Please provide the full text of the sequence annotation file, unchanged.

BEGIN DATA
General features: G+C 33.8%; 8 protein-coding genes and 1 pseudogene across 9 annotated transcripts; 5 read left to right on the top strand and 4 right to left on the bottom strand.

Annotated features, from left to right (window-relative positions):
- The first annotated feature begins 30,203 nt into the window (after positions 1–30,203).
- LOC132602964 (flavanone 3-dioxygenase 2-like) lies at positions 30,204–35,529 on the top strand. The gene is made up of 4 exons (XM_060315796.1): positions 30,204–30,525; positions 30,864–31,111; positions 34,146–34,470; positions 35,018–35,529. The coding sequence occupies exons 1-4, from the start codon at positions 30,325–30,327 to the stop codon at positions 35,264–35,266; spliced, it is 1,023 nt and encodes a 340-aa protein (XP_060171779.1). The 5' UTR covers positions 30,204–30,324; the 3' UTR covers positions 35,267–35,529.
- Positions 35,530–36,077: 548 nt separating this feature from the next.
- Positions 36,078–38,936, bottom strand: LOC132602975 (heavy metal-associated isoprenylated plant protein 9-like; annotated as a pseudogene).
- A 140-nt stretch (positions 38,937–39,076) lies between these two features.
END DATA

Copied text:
General features: G+C 33.8%; 8 protein-coding genes and 1 pseudogene across 9 annotated transcripts; 5 read left to right on the top strand and 4 right to left on the bottom strand.

Annotated features, from left to right (window-relative positions):
- The first annotated feature begins 30,203 nt into the window (after positions 1–30,203).
- LOC132602964 (flavanone 3-dioxygenase 2-like) lies at positions 30,204–35,529 on the top strand. The gene is made up of 4 exons (XM_060315796.1): positions 30,204–30,525; positions 30,864–31,111; positions 34,146–34,470; positions 35,018–35,529. The coding sequence occupies exons 1-4, from the start codon at positions 30,325–30,327 to the stop codon at positions 35,264–35,266; spliced, it is 1,023 nt and encodes a 340-aa protein (XP_060171779.1). The 5' UTR covers positions 30,204–30,324; the 3' UTR covers positions 35,267–35,529.
- Positions 35,530–36,077: 548 nt separating this feature from the next.
- Positions 36,078–38,936, bottom strand: LOC132602975 (heavy metal-associated isoprenylated plant protein 9-like; annotated as a pseudogene).
- A 140-nt stretch (positions 38,937–39,076) lies between these two features.